Best type of joint for recessed, corner edge legs?

  • Advertise with us

« back to Designing Woodworking Projects forum

Forum topic by alexio posted 05-22-2014 05:03 PM 2059 views 0 times favorited 8 replies Add to Favorites Watch
View alexio's profile


3 posts in 1462 days

05-22-2014 05:03 PM

Topic tags/keywords: joints dining table legs table top joinery joint walnut question joining

Hi. I’m making a dining table and the guy I’m making it for wants legs attached to the very corners, like the photo I’ve attached. I’m wondering what the best type of joint / fastener is for a result like this? I’d like to have no fastners visible from the top, as in the picture.

*The legs will be made of 4×4s and the table top will be 8/4 inch thick, 40” wide and 100” long.

All is made of walnut.

Thank you.


8 replies so far

View bondogaposis's profile


4727 posts in 2348 days

#1 posted 05-22-2014 05:22 PM

As pictured that would be a very week joint for a table. I suppose pocket screws would be one way to achieve it.

-- Bondo Gaposis

View JonHitThingWithRock's profile


97 posts in 1719 days

#2 posted 05-22-2014 05:54 PM

heck if it’s 8/4 into 4×4’s you could do loose tenons or dowels, I’d personally use my dowelmax for that, but not everyone has one, but you could get a pretty beefy loose tenon in there diagonally. You may also want to think about rabbeting the inside edges of the legs 3/8 or so, just so all the weight isn’t on the tenons or dowels alone, that way the top would be sitting partially on top of the legs, but most of the top of the legs would still be exposed, that would also make positioning for your reveal easier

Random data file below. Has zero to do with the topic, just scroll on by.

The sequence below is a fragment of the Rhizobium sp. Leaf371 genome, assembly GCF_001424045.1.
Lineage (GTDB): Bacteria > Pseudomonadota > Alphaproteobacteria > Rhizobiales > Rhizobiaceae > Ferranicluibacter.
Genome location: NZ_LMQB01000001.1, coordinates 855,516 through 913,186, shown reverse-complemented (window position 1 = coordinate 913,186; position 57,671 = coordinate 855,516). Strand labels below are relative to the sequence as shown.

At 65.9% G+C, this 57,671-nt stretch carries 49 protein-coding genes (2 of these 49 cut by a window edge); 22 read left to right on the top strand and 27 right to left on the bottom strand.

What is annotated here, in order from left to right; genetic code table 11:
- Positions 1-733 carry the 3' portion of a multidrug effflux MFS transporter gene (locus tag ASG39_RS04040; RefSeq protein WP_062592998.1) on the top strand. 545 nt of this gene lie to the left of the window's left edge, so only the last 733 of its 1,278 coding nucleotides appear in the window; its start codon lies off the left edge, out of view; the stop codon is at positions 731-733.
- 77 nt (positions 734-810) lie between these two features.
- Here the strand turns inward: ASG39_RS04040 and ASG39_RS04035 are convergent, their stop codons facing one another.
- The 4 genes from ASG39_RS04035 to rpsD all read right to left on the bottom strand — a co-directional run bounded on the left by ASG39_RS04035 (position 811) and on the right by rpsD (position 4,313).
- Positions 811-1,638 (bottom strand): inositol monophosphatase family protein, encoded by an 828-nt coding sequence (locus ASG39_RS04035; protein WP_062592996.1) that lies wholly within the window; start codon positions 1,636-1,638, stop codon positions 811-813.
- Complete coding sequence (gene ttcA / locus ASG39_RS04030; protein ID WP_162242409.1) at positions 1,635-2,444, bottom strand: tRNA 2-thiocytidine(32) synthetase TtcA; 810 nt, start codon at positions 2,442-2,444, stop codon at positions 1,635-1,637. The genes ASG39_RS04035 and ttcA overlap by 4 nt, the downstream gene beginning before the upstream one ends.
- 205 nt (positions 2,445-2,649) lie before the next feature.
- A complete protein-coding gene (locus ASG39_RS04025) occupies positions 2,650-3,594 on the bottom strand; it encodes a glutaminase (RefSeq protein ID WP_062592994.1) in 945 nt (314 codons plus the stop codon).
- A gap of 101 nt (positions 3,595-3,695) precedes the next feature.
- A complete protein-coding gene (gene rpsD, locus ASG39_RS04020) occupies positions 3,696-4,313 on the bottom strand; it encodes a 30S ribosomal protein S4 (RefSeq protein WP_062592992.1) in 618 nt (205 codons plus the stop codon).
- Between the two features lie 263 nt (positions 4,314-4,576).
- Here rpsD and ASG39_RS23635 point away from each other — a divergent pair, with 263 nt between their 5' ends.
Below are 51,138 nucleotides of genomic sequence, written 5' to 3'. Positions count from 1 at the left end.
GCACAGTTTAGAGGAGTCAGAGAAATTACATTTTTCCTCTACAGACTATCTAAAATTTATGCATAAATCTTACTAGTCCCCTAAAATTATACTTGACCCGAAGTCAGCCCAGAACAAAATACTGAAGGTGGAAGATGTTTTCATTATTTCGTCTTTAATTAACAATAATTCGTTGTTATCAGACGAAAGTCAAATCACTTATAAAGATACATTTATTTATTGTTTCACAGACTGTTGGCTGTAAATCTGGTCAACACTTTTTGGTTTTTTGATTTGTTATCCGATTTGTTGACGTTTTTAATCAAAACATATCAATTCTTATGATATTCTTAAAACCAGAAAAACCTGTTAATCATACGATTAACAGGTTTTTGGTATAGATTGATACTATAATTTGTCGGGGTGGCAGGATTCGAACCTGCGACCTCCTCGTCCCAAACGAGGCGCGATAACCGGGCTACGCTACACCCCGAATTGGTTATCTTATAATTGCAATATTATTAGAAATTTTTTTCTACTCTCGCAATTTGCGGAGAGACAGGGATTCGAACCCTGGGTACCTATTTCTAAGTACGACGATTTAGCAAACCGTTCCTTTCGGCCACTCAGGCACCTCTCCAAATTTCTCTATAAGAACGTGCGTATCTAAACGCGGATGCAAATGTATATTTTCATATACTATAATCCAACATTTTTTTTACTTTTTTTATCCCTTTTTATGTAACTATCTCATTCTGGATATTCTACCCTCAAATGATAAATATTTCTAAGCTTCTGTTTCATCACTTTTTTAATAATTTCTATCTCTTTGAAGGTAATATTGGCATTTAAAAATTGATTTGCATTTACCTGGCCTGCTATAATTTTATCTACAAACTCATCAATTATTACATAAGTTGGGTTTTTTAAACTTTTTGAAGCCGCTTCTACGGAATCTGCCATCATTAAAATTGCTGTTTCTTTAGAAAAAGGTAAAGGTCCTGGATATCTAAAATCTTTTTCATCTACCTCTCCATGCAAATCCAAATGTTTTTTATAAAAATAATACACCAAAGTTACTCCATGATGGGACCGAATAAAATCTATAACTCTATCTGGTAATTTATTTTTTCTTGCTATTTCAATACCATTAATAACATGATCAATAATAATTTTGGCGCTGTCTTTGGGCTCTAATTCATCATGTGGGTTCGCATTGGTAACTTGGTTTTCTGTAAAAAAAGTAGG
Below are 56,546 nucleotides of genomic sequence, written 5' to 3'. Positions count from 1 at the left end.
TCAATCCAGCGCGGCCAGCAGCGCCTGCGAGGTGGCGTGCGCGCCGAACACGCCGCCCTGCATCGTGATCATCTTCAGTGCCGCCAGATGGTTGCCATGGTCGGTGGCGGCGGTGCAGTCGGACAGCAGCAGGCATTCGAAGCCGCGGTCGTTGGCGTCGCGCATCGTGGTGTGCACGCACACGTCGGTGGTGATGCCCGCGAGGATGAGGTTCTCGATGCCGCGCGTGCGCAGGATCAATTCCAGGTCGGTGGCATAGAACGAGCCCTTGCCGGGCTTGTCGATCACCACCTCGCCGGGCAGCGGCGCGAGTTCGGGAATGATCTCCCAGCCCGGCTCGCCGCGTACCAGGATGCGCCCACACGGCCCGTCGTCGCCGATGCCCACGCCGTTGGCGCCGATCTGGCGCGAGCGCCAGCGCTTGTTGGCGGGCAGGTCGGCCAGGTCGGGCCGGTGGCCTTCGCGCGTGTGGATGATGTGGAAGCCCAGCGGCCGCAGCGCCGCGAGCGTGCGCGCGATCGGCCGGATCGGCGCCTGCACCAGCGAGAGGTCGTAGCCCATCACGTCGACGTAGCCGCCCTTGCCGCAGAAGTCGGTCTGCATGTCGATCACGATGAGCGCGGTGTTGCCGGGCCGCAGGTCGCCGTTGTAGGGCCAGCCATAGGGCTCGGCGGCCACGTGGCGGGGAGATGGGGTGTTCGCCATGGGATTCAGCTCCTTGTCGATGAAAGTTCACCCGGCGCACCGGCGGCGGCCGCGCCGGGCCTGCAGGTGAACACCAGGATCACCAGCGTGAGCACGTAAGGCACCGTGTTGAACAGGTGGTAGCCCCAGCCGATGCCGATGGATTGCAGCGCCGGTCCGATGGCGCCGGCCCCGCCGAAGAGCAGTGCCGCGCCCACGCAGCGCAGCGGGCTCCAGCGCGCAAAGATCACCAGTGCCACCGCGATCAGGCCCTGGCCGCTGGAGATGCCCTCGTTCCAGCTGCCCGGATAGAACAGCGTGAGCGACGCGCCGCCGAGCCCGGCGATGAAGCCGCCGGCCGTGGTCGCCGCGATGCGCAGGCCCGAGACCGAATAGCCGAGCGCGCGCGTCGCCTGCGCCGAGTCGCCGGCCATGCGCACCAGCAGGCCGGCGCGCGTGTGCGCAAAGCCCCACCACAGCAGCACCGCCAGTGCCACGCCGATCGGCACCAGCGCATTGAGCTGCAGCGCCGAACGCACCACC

View Yonak's profile


986 posts in 1518 days

#3 posted 05-22-2014 06:03 PM

You could cut pockets in the bottom side of the top, 1” or more from two sides of the legs and use lag bolts going into the legs horizontally.

I believe you’re going to, at least, have to have some aprons if you hope to have any stability. With aprons you can have an additional bolt, lower on the leg, coming in from the diagonal, and could make it every bit as strong as the average dining table.

View Yonak's profile


986 posts in 1518 days

#4 posted 05-24-2014 02:24 AM

View Bogeyguy's profile


548 posts in 2065 days

#5 posted 05-24-2014 02:32 AM

If the table is going to be 40” X 100” I am assuming the table is going to have an apron under the table top to prevent sagging. If this is the case you could mortise and tenon the apron into the legs and attach the top to the apron with connectors that would allow expansion and contraction.

-- Art, Pittsburgh.

View alexio's profile


3 posts in 1462 days

#6 posted 05-25-2014 03:15 AM

Thanks everyone! So the general consensus is that I will need an apron…. What about if I only made it 80” long by 36” wide?

View ducky911's profile


237 posts in 2786 days

#7 posted 05-25-2014 03:42 PM

I in the apron camp also. With the joint you are showing I would worry if you carved the top and legs out of a solid hunk of wood.

Where you are using thick wood that brings weight with it. You need it to be strong enough to tip it on it’s side a lift it by the legs.

View srzsrz's profile


37 posts in 1864 days

#8 posted 05-26-2014 07:23 AM

If it absolutely has to look like there are no aprons and the legs are at the very corners and the top hangs off the legs rather than resting on them, maybe something like this?

Have your say...

You must be signed in to reply.

DISCLAIMER: Any posts on LJ are posted by individuals acting in their own right and do not necessarily reflect the views of LJ. LJ will not be held liable for the actions of any user.

Latest Projects | Latest Blog Entries | Latest Forum Topics